Dan Saffer has a knack for writing the right book at the right time. His first book, Designing for Interaction: Creating Smart Applications and Clever Devices pulled together various disparate approaches and aspects to interaction design into one volume.
“In general, the response has been positive and it is being used by universities and others to teach new interaction designers. But now, four years after I started writing it, I’m mostly unhappy with it. It’s too theoretical and not useful enough to practicing designers,” Saffer told me.
I also use Designing for Interaction for teaching having found its format one of the clearest explanations of interaction design and it’s practical enough, I think. So I have been looking forward to reading Saffer’s new book, Designing Gestural Interfaces, and I am happy to say that it is not a disappointment, though it has quite a different tone.
Published by O’Reilly, the Designing Gestural Interfaces is a much more practical book, filled with design patterns for gestural interface design as well as an appendix for possible future gestures. Starting with a potted history of gestural interfaces (one that goes back a surprisingly long way), Saffer moves onto what is good and bad about them as well as their ergonomics. This includes a whole section on the body, its main joint types, how they move and how the body and technology are so entwined:
“It’s no exaggeration to state that the type of sensor you employ entirely determines the types of gestural interactions that are possible. If the system can’t detect what a user is doing, those gestures might as well not be happening. I can wave at my laptop as much as I want, but if it doesn’t have any way to detect my motion, I simply look like an idiot.”
The exciting, but tricky, aspect of gestural interfaces for interaction designers is that the interface feels like it disappears. When you are pinching a picture taken with your iPhone camera in order to zoom or shrink it, it feels like there is no interface because you are directly manipulating the object, one that has never had a physical counterpart.
Of course that’s not entirely true – the metaphor of it being a photograph on paper is still there, as is the pinching. “As our devices get more sophisticated, metaphor will become even more important. I mean, look at your example. The user isn’t ‘pinching’ anything, just bringing their fingers together but we think of it as pinching to understand what is going on,” says Saffer.
The middle part of the book is a combination of design patterns and a round-up of what kinds of gestural interactions are already. There is also a chapter on approaches to working on projects, including the sometimes difficult nature of wireframing and documenting gestures – everything from dance step notation to musical scores are possible approaches.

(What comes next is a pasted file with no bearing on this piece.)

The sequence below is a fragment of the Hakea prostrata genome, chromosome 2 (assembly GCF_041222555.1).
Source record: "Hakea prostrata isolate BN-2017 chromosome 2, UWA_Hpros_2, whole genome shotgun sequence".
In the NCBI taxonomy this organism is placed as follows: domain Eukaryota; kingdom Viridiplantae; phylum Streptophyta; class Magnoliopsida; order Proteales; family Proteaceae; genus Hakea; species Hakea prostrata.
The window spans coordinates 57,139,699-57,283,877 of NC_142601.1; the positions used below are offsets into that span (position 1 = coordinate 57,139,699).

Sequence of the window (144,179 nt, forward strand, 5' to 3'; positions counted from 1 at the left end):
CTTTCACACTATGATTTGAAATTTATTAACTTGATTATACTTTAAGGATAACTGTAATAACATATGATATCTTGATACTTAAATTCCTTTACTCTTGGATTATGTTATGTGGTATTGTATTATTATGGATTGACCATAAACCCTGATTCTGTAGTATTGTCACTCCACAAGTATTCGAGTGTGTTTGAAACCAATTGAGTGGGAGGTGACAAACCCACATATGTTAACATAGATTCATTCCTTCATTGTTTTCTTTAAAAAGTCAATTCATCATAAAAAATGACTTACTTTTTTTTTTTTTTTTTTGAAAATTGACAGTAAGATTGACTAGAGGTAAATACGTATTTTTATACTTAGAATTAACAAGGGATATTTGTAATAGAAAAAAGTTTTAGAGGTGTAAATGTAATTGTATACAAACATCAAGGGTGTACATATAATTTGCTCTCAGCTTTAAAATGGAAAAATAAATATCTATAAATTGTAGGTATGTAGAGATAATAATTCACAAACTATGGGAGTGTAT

Despite the inevitable media focus on the technologies involved, Saffer does a good job of constantly bringing the focus back to designing for people:
The first question that anyone designing a gestural interface should ask is: should this even be a gestural interface? Simply because we can now do interactive gestures doesn’t mean they are appropriate for every situation. As Bill Buxton notes, when it comes to technology, everything is best for something and worse for something else, and interactive gestures are no exception.
In my interview with Saffer on Core77, Saffer told me he worries that manufacturers will go multi-touch crazy and what this might mean for the end user experience:
“There’s a lot of experimentation going on and it’s an exciting time, much like the web circa 1995-97, which, in one sense, is great. I can also see that experimental period becoming annoying for users who just expect their devices to work as they expect. We’re still figuring out what this stuff is good for and it’s going to take a while, perhaps a long while, before we figure out the things it’s really best at. We’ve only just begun.”
The last quarter of Designing Gestural Interfaces is where Saffer takes a plunge into predicting some future trends and has put together an appendix of existing and potential gestural interactions.
He is relatively cautious about the future predictions and there is nothing there that is likely to come back and haunt him (apart from the robots, maybe). Smart objects, near-field communication between devices as well as the ethics of gestural interaction all feature. Of course gestural interaction standards are also an issue he covers and one that is fraught with danger if companies too aggressively use or abuse the patent system.
In some ways Designing Gestural Interfaces is a book that is long overdue, given the long history of gestural interaction. In others it is a first and valiant stab and pinning down a currently emerging and rapidly changing area. My guess is that within three or four years, he will already need to update it, but for designers working both in interaction and product or industrial design right now, this is a must-read. If you have anything to do with designing any kind of consumer electronics device, you should get a copy of Designing Gestural Interfaces and get a second copy to give to the marketing department who will, no doubt, be trying to stuff multitouch interfaces on everything.